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Richard Hundhausen: The DBAgilist

This is a mirror of Richard Hundhausen's (aka The DBAgilist) blog "Tales from the Doghouse."

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  • Installing Team Edition(s) on your Team Foundation Build server

    It's generally known that if you want to run any tests, code analysis, or database project build/deployment that you need to install one or more Team Edition of VSTS on your build server. What's not so well known are the licensing ramifications around these scenarios.

    Fortunately Jeff Beehler, Team System Chief of Staff, has posted on this subject.

    To summarize:

    If the users creating the builds are licensed users of the edition in question (or Team Suite), that license extends to Team Foundation Build and you don't need to purchase an additional license. One way to think about it is: the people that are using the Team editions need to be properly licensed which in turn ensures the that the build machines are covered as well. Users who merely queue (execute) and review the automated builds are only required to have a Team Foundation Server CAL.

  • Creating and Customizing TFS Reports

    I just came across this download at Microsoft. It provides an introduction to the concepts and step by step instructions for creating and customizing TFS reports.

    The zip file contains instructional PDF documents as well as several sample reports.

  • TFS Operations Guidance

    Thanks to the Team System Rangers (an elite squad of TFS experts inside Microsoft) for putting together this document, which serves as a single point of entry into the world of TFS Operations as well as Microsoft's recommended operational best practices.


    So, start learning/mastering TFS operations by clicking here.

  • VSTS Web Access Power Tool - CTP released

    Microsoft has released a new version of VSTS Web Access Power tool. This release is a Community Technology Preview (CTP) of what will ultimately be the 2008 version of the VSTS Web Access Power Tool.

    • Built against the TFS 2008 object model - In previous versions of Web Access you had to install Team Explorer 2005 on any machine you were installing Web Access on. With this version, you will now be installing Team Explorer 2008 instead. In some future version, Microsoft hopes to remove the requirement to install any version of Team Explorer.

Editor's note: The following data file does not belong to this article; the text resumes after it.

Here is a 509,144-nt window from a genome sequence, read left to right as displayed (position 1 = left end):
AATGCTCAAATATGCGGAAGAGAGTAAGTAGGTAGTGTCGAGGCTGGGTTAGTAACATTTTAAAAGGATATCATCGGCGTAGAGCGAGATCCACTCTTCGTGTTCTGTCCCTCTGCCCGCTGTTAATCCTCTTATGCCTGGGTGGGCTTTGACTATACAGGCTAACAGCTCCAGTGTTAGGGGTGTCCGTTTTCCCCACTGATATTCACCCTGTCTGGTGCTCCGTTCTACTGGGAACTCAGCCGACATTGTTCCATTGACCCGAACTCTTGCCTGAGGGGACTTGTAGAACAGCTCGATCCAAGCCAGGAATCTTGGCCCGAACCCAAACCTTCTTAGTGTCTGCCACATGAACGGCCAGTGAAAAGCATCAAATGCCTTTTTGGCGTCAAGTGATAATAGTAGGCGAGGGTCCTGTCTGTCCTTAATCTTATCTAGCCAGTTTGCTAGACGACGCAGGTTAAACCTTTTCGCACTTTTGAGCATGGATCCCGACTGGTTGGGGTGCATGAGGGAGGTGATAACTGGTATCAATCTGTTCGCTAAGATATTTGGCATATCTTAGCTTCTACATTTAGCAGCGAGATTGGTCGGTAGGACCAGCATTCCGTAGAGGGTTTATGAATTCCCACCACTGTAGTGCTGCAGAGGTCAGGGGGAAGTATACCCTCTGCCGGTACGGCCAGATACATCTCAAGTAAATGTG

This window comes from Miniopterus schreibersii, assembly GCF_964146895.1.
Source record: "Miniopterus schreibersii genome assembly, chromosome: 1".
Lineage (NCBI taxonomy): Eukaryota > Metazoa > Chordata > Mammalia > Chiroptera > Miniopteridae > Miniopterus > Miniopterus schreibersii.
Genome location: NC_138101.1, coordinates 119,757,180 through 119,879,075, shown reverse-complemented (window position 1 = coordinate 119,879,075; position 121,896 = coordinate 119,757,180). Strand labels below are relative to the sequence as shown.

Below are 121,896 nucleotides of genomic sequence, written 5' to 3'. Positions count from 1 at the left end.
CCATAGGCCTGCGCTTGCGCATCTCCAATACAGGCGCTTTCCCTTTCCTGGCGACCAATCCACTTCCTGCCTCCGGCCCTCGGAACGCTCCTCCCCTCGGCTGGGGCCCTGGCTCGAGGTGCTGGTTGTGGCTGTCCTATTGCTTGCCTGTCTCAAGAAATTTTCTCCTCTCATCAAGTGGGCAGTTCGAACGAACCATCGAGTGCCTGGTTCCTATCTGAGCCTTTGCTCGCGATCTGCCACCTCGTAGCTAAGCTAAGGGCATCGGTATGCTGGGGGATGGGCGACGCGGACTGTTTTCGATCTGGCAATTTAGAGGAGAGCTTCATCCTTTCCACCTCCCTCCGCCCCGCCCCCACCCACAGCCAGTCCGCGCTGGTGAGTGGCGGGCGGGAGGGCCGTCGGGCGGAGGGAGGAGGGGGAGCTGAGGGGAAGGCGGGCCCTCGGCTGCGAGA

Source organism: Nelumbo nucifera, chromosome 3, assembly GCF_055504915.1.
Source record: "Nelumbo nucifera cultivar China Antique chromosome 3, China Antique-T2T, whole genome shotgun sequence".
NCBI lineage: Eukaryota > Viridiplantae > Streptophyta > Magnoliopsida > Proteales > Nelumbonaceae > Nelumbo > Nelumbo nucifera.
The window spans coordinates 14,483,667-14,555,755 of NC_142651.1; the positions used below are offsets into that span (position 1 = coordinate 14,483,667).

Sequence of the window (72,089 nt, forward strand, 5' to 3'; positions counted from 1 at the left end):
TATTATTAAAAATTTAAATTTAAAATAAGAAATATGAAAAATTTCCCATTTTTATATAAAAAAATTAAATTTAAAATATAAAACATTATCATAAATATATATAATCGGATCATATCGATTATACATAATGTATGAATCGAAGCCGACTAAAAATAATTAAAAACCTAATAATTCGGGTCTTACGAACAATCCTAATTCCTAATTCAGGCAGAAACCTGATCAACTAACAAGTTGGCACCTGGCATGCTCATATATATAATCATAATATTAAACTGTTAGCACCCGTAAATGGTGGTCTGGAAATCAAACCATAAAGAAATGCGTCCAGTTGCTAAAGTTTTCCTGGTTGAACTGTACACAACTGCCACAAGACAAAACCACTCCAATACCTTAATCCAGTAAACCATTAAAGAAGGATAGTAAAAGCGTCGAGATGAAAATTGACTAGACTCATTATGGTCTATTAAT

• Custom control support - added support for web based work item custom controls and have included a folder of documentation and samples on how to create them.
    • Build queuing - added UI for the new TFS 2008 feature of build queuing. You can start new queued builds and view the build queue (in addition to the preexisting abilities - like viewing build details).
    • Localization support - added support for localizing the web interface. Microsoft will also be localizing text for the final 2008 Power Tool release.
    • Bug fixes & Performance improvements - Microsoft has received a number of reports and done more testing on the current version of the Power Tool, and has fixed everything thus far.

    This release (and the final 2008 release) can be used with either a TFS 2005 or a TFS 2008 server.  In either case, you will need to install a TFS 2008 Team Explorer on the machine you install Web Access on. Since TFS 2005 did not support build queuing, that functionality will not be available when this and future versions of Web Access are used with a 2005 server.


    You can download it here and read more about it at Brian Harry's blog posting.

  • Microsoft P&P Releases Team Development with Team Foundation Server Guide

    Microsoft's Patterns & Practices group recently released the final version of the “Team Development with Team Foundation Server” Guide. This guide has been in beta for the last couple of months.


    It shows you how to get the most out of Team Foundation Server to help improve the effectiveness of your team-based software development. Whether you are already using Team Foundation Server or adopting from scratch, you’ll find guidance and insights you can tailor for your specific scenarios. It's a collaborative effort between patterns & practices, Team System team members, and industry experts.


    Some quick facts:

    • 496 – Total number of pages
    • 18 – Total number of chapters in this guide
    • 11392 – Total number of downloads of the Beta version of this guide
    • 8 – Number of attempts to get the Adobe build to work to generate the guide in .pdf format
    • 60 – Number of external and MSFT contributors and reviewers

    Download the guide from CodePlex.

  • TFS Migration & Synchronization Tool For ClearCase Released

    Yesterday, Microsoft released a tool to migrate from IBM ClearCase to TFS.

    Find more information on TFS migration topics, keep an eye on this blog.

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